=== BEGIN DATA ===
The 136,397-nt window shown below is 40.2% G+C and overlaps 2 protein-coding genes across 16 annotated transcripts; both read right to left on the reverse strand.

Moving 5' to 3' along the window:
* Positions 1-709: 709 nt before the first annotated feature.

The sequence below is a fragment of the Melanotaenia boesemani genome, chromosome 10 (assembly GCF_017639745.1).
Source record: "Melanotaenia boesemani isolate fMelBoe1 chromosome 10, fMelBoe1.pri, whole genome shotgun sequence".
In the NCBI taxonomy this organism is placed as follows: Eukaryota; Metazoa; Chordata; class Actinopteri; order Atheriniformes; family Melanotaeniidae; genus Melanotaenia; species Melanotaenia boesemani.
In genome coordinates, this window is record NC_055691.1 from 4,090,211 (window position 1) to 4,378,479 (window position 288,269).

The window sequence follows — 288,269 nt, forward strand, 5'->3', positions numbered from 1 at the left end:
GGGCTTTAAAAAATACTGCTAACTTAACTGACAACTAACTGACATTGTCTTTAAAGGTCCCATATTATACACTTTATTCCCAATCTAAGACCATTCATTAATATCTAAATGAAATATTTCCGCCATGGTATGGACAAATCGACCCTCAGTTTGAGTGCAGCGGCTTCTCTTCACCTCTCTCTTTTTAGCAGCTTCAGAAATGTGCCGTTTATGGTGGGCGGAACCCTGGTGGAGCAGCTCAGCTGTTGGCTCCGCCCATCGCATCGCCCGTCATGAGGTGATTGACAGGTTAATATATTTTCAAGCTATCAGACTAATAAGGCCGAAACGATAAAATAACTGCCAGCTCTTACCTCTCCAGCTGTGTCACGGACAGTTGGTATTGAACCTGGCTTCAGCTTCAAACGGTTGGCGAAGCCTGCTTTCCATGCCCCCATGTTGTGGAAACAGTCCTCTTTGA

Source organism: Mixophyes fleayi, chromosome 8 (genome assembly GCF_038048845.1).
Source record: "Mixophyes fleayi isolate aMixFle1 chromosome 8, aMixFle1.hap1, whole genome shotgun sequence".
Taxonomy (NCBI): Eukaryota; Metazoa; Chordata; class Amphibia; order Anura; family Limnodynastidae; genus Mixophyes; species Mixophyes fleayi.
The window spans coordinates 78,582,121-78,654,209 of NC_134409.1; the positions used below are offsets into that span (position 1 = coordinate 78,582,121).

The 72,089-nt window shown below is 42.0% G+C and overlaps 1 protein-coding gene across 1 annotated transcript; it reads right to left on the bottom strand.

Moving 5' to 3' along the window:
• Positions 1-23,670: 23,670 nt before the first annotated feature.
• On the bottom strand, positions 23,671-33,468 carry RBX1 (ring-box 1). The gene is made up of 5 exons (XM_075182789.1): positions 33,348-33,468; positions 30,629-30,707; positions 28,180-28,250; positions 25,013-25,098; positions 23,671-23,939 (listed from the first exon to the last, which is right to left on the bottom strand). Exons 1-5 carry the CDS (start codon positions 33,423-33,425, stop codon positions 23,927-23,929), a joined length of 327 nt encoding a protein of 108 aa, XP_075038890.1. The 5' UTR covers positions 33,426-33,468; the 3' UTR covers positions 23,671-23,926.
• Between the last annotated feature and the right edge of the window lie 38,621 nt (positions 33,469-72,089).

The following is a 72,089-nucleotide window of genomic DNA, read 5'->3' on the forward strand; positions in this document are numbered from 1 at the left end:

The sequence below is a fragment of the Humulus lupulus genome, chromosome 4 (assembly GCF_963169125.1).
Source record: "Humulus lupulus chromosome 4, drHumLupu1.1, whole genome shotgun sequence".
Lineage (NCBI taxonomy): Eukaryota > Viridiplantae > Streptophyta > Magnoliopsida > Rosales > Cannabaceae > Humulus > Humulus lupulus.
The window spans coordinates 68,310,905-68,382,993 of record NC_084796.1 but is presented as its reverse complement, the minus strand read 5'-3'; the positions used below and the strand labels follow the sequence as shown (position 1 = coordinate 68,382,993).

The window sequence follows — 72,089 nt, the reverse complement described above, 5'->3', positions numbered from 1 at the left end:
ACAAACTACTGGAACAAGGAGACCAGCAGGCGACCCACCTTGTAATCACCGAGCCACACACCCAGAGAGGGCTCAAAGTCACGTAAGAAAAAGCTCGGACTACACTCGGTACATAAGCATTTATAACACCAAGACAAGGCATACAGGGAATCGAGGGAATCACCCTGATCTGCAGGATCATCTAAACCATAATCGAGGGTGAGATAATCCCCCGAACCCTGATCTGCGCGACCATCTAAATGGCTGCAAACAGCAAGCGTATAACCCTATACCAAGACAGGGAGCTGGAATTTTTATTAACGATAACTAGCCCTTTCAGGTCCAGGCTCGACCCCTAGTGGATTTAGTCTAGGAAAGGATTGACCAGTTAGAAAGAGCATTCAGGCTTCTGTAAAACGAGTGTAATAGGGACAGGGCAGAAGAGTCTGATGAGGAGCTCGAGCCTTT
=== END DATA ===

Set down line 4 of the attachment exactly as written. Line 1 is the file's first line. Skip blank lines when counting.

The sequence below is a fragment of the Melanotaenia boesemani genome, chromosome 10 (assembly GCF_017639745.1).